One of the strengths of many RS DL studies is that they explicitly test generalization within their accuracy assessment design, for example by applying the trained model to new data or new geographic regions not previously seen by the model. Conceptually, model generalization assessment is an extension of the geographically stratified chip partitioning method discussed inSection 3.1, except in this case the new data are not necessarily adjacent to or near the training data, and in many cases they involve multiple replications of different datasets. Assessing model generalization is useful both for adding rigor to the accuracy assessment and for providing insight regarding how the model might perform in an operational environment where new training of the model is impractical every time new data are collected. Examples of such generalization tests include Maggiori et al.
In designing an assessment of model generalization, the type of generalization must be defined, and appropriate testing sets must be developed to address the research question. For example, if the aim is to assess how well a model generalizes to new geographic extents when given comparable data, image chips and reference data in new geographic regions will be needed. If the goal is to assess generalization to new input data, then it may be appropriate to select the new data from the same geographic extent that was used to train the original model.
As highlighted in Part 1 of this study , there are many inconsistencies in the RS DL literature relating to which assessment metrics are calculated, how they are reported, and even the names and terminology used. DL RS studies have primarily adopted measures common in the DL and computer vision communities and have abandoned traditional RS accuracy assessment metrics and terminology. It is important to report metrics that give end users and other researchers insight into how the model and dataset will perform for the application of interest. Below, we recommend best practices for choosing and reporting accuracy assessment metrics for the four CNN-based problem types with these considerations in mind.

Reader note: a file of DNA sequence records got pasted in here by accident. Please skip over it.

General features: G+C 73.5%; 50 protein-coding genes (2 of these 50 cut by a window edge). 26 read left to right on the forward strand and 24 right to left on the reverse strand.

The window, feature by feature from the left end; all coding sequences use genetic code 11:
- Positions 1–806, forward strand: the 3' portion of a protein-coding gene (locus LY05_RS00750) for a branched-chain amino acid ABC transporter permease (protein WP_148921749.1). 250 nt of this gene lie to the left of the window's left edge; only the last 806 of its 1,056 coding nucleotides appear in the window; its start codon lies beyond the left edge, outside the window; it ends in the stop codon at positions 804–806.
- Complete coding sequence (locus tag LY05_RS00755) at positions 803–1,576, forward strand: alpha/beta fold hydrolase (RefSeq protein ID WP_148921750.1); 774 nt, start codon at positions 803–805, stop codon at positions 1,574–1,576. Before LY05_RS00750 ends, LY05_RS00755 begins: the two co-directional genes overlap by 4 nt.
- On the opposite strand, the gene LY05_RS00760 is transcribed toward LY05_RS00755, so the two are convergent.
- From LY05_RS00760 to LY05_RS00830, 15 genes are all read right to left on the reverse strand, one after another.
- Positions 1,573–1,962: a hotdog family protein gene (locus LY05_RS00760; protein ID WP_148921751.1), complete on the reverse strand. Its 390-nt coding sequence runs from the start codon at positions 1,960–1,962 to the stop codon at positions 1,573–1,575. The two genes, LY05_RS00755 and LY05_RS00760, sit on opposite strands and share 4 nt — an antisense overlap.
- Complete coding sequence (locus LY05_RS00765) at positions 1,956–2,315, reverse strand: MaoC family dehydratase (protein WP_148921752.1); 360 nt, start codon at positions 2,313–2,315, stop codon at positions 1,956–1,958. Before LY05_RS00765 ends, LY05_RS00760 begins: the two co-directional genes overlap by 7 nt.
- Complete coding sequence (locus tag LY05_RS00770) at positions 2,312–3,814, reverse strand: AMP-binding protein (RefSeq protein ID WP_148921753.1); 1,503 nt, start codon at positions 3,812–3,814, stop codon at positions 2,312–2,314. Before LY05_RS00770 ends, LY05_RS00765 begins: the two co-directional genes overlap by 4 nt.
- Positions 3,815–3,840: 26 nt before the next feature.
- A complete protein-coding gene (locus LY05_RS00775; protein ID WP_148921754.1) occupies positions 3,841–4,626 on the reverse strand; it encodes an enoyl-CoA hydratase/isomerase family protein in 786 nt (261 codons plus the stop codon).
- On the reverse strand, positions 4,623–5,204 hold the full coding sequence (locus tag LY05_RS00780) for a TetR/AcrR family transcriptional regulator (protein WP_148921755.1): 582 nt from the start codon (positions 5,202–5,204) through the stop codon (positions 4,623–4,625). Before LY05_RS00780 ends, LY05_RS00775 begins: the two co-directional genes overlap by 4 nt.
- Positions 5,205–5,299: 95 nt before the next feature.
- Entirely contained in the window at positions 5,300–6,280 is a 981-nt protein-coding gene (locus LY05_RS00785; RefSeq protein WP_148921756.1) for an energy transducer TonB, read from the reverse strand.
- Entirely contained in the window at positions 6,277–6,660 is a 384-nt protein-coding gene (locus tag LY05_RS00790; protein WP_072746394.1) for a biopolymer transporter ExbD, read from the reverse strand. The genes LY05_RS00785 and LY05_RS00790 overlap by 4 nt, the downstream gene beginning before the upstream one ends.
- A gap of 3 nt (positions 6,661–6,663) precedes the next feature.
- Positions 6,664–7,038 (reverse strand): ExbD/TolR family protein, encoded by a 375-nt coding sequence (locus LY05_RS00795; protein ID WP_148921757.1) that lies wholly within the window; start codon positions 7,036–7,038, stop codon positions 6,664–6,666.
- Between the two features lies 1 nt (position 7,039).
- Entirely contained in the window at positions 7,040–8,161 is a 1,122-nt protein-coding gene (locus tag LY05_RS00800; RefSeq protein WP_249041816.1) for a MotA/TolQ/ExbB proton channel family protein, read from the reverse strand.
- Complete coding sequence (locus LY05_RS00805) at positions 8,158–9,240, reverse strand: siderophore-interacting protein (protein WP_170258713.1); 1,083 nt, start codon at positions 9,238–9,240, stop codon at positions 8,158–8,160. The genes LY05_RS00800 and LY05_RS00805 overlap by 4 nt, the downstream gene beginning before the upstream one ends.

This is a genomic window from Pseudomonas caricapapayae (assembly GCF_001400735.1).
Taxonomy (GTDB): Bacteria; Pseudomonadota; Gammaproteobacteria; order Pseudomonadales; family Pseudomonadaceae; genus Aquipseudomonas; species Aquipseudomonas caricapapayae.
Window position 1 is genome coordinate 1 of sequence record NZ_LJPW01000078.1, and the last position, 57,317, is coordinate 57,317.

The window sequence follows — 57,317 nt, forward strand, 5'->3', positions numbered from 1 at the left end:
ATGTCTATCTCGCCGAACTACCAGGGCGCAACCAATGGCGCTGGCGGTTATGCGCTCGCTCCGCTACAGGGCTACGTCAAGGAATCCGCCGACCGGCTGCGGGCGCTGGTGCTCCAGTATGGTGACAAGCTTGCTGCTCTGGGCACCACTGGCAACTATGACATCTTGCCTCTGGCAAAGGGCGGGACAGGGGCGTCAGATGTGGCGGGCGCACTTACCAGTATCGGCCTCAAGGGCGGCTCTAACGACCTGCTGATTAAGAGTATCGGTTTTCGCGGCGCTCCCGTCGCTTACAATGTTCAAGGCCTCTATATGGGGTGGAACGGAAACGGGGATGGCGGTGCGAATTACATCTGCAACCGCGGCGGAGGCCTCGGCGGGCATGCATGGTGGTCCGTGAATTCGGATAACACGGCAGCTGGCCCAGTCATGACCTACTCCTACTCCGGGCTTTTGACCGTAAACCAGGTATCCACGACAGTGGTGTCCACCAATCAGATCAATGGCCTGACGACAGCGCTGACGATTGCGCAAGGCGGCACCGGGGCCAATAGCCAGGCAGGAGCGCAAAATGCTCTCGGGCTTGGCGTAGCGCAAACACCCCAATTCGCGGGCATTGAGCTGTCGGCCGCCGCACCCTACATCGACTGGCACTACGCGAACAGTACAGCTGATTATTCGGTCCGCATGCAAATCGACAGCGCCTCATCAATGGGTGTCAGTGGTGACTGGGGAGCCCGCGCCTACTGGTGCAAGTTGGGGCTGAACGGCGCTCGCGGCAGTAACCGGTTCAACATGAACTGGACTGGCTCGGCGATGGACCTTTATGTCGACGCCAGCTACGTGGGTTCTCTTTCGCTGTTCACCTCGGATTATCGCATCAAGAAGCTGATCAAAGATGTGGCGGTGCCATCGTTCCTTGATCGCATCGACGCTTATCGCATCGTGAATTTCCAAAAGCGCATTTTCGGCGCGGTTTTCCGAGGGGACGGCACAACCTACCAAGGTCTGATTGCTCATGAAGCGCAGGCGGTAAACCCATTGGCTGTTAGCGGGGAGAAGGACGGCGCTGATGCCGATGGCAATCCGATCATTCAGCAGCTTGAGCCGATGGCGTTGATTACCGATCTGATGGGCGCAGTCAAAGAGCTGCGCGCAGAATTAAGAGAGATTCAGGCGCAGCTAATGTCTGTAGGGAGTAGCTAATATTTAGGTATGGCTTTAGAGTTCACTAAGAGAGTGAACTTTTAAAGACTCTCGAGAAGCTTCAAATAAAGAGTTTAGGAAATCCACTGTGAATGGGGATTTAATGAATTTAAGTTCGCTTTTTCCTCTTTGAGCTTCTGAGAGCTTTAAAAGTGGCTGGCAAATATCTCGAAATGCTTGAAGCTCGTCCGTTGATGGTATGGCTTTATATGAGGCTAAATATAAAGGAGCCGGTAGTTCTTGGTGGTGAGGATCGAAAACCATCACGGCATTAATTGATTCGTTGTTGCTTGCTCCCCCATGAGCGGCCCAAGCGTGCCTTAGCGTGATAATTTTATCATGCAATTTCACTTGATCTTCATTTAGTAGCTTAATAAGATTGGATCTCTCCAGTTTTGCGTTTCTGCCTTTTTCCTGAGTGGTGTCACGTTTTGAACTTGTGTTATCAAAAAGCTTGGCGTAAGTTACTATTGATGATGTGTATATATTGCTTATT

In scene classification, the unit of assessment is a single image or chip. Though the image chips are usually generated from geospatial data, the classified images are not normally mapped or referenced back to a specific spatial location in the assessment. In practice, however, it may be challenging to generate a population matrix for scene classification. Many scene classification benchmark datasets appear to be deliberative samples, and usually by design collect samples that are not in proportion to the likelihood of the class in the population.
An example of a scene classification dataset is DeepSat SAT-6  (available from:https://csc.lsu.edu/~saikat/deepsat/; accessed on 1 July 2021). This dataset differentiates six classes (barren, building, grassland, road, tree, and water) and consists of 28-by-28 pixel image chips derived from National Agriculture Imagery Program (NAIP) orthophotography. A total of 405,000 chips are provided, with 324,000 used for training and 81,000 reserved for testing, as defined by the dataset originators. Figure 2 provides some example image chips included in this dataset.
Table 1 summarizes the accuracy of a ResNet-32 CNN-based scene classification in terms of the confusion matrix with values in the table representing the proportions of the classes in the original testing dataset. Thus, the row and column totals represent the prevalence of each class in the classified data and reference data, respectively. Reporting the entire confusion matrix, along with row and column totals, as well as the class accuracy statistics is useful because it allows greater understanding of how the statistics were calculated, as well as the different components of the classification errors. We use DL terms of precision and recall, as well as the traditional RS terms of UA and PA for clarity.
Table 2 provides the same data, except this time the columns are normalized to sum to 1.0 (see for example ). Because each class has the same column total, this confusion matrix represents a hypothetical case where each class has the same prevalence.